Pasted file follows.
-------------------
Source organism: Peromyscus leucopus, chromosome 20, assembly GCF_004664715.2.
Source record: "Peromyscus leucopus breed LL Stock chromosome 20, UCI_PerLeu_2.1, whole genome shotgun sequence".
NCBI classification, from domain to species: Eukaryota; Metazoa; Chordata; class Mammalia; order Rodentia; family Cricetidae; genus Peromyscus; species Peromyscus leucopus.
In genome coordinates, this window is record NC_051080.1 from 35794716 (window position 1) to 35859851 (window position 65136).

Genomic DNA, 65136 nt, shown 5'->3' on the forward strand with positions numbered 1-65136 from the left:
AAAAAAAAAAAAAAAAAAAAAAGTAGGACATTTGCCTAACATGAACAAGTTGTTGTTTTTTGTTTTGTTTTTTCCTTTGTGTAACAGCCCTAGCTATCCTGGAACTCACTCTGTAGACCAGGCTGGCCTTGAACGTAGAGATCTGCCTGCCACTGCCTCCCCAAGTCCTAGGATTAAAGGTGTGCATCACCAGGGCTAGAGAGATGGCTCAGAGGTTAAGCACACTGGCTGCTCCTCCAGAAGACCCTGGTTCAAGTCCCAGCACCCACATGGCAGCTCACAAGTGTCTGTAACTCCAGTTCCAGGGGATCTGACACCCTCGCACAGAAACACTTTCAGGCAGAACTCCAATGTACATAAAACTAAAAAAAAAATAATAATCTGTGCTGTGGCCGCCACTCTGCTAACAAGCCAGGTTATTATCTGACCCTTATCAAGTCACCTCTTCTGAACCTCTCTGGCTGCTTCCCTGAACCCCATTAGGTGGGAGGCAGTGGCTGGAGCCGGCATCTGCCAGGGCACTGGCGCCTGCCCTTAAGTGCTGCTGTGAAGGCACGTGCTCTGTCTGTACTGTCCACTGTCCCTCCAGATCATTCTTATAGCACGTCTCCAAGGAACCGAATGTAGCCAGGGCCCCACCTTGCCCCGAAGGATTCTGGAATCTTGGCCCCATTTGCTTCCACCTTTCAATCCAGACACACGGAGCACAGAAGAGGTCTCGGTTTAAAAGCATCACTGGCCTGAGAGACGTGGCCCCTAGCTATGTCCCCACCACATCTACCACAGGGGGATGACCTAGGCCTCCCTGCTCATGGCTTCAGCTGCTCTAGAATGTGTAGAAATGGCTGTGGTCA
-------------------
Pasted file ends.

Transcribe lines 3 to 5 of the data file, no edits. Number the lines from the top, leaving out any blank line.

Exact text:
NCBI classification, from domain to species: Eukaryota; Metazoa; Chordata; class Mammalia; order Rodentia; family Cricetidae; genus Peromyscus; species Peromyscus leucopus.
In genome coordinates, this window is record NC_051080.1 from 35794716 (window position 1) to 35859851 (window position 65136).

Genomic DNA, 65136 nt, shown 5'->3' on the forward strand with positions numbered 1-65136 from the left: